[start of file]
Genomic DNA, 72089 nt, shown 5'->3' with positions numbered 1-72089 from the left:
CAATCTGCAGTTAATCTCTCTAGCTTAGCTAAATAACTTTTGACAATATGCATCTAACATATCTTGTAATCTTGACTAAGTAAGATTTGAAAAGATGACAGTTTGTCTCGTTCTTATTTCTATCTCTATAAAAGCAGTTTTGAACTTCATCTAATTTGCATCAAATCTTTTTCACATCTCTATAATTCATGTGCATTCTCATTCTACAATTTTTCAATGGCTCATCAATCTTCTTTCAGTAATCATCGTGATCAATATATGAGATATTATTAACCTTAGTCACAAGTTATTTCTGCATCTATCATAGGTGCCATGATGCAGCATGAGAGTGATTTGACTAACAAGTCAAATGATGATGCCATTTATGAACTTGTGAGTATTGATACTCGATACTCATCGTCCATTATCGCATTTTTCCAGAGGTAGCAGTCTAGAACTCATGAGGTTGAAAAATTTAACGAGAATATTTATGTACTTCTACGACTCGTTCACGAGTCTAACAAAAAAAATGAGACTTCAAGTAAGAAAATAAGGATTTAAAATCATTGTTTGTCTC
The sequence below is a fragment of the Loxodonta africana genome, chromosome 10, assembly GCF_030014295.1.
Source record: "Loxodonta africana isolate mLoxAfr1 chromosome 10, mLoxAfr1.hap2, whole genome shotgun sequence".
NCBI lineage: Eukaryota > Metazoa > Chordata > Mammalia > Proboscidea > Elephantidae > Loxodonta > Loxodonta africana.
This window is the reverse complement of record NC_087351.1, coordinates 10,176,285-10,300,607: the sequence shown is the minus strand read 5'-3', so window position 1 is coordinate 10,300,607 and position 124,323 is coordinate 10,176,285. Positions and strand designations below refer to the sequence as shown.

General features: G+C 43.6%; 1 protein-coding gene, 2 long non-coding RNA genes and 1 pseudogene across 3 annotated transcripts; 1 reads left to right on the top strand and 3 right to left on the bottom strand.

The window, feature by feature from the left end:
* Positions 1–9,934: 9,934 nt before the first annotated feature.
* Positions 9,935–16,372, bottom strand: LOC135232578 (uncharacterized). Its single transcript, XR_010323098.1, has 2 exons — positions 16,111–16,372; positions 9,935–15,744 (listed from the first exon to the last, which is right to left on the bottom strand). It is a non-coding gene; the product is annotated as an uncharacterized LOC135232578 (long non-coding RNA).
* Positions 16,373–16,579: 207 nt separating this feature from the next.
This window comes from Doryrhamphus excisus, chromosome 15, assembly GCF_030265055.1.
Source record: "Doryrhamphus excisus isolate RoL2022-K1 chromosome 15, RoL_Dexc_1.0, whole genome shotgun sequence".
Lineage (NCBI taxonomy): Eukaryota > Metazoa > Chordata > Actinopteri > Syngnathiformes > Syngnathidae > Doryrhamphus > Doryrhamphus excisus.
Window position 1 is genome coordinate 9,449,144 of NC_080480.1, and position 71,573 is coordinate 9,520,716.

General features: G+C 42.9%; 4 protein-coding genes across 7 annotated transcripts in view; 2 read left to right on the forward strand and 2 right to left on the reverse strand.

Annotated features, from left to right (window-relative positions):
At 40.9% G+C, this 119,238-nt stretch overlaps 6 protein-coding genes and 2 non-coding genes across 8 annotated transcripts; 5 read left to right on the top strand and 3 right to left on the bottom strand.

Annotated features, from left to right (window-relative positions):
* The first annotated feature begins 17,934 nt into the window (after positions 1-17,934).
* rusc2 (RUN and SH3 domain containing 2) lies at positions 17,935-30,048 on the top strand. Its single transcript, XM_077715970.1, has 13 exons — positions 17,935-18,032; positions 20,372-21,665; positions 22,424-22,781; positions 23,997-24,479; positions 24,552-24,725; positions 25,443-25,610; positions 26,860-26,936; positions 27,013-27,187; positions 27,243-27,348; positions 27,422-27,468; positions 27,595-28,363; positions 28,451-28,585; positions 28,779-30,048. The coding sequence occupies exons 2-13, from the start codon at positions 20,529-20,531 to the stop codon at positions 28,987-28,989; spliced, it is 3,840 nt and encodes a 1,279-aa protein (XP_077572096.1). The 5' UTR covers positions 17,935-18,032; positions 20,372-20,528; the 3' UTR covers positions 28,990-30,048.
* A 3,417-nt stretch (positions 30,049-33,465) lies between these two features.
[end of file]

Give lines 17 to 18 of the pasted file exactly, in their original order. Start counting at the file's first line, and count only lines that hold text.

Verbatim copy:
Annotated features, from left to right (window-relative positions):
At 40.9% G+C, this 119,238-nt stretch overlaps 6 protein-coding genes and 2 non-coding genes across 8 annotated transcripts; 5 read left to right on the top strand and 3 right to left on the bottom strand.